I think when you see it in person it creates this powerful sense of illusion, somehow - because of how realistically these near-life sized bodies are painted, the painting creates a vivid illusion of bodies floating upwards.
It's supposed to be an image of salvation, of the bodies of the dead rising on the day of judgement, but it's really a quite sinister, morbid image. I like that apocalyptic tone it has, the grim colours.
It's also a bit kitschy, as Leighton's stuff always is, the marbled/tanned muscularity of the man. I say it's painted "realistically" but of course it's not a realistic image, both in the sense that it's a mythical/magical scene and in that it's highly mannered.
BUt it's that collision of realism and fantasy that makes it so weirdly powerful, I think - as an image.
If its intended to have an emotional effect (and it probably is), a poignance or something, it completely fails in my eyes, because of that mannered, uncanny quality.
These are all groping explanations to explain a visceral response. Probably too there's something satisfying about the way he's positioned the figures in the foreground and background, a mathematically satisfying balance, within the circular (tondo?) frame, presumably derived - as is the anatomical depiction of the bodies - from Michelangelo and Raphael.
Artwork page for ‘And the Sea Gave Up the Dead Which Were in It’, Frederic, Lord Leighton, exhibited 1892 on display at Tate Britain. This scene shows the resurrection of the dead as described in the Bible’s Book of Revelation. Figures rise out of tombs and the ocean. Their poses and skin colour...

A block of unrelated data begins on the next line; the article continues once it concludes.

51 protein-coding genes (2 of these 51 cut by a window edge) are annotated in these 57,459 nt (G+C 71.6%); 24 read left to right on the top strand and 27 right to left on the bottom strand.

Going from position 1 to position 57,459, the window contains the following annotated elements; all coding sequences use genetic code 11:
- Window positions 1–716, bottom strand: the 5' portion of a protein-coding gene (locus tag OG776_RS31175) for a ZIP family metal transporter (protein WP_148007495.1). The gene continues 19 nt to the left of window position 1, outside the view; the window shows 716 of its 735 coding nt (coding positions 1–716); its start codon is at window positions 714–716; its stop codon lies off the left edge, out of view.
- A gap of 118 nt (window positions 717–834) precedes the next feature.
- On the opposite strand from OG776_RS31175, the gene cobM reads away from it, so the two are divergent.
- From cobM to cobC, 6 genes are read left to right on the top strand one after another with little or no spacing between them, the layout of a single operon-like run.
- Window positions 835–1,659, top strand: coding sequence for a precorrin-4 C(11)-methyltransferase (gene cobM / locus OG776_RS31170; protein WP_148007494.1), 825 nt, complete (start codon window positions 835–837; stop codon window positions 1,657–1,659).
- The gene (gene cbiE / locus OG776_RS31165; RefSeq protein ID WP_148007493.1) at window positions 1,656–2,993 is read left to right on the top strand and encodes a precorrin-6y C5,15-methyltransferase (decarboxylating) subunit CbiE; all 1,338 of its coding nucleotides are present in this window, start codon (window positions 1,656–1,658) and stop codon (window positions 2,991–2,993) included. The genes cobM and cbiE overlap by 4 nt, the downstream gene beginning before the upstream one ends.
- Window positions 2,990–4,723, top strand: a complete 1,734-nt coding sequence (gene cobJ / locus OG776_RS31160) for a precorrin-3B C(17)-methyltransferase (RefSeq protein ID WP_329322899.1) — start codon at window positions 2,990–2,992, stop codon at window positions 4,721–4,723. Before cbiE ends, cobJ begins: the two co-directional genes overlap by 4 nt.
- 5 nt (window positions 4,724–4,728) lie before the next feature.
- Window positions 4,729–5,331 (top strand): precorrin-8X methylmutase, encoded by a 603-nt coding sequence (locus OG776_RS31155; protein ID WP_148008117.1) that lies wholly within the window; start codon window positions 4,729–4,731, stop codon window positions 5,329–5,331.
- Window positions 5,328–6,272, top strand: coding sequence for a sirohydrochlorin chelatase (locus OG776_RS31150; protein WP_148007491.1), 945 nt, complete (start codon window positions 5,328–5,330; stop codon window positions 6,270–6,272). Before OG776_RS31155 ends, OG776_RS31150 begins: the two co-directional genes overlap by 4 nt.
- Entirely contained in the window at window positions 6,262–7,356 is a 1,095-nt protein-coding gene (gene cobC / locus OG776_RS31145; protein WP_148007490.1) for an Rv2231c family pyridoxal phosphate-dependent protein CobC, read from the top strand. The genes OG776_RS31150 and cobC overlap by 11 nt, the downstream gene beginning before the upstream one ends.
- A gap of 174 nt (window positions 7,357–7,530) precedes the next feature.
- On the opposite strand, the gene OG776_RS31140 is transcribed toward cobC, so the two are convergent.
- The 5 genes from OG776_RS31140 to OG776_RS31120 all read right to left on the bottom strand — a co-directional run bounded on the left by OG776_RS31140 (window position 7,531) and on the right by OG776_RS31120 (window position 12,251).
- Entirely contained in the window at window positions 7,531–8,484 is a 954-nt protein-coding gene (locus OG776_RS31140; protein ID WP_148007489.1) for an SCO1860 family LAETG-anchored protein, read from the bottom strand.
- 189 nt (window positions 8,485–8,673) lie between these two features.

i don't like that kind of paintings but i feel like i can't really say why. it's just that every museum i go into i see the same depressing biblical paintings, with the naked breasts and the pale skin. the museums are full of them. they're all dusty and old looking. it makes me think of the interior of my grandma's house. maybe you need to get the symbology for it to appreciate it better?
It's worth remembering that I am a miserable, morbid sort of person and I like wallowing in it sometimes. I suspect this is one reason why I like Rego more than Luka.
I'm also somehow or other highly conservative in my view of art (ditto poetry, prose, music) and although I make an effort to enjoy abstract and even conceptual stuff I tend to instinctively prefer representational art with veiny hands, tangible silks and gnarled tree trunks in it and stuff. This is why I only REALLY liked Rego when she moved onto figurative pastels which resembled to my eyes the work of Degas and Freud. I thought all the abstract stuff at the start was sort of interesting but also sort of bollocks.
Should also emphasise that that painting is one of my favourites at that gallery, not of all time.
yeh my criticism is infantile to be honest. i wouldn't be surprised if i do start to appreciate it when i get older but i also believe in the scenario that with every new generation the interest in this kind of art will decline.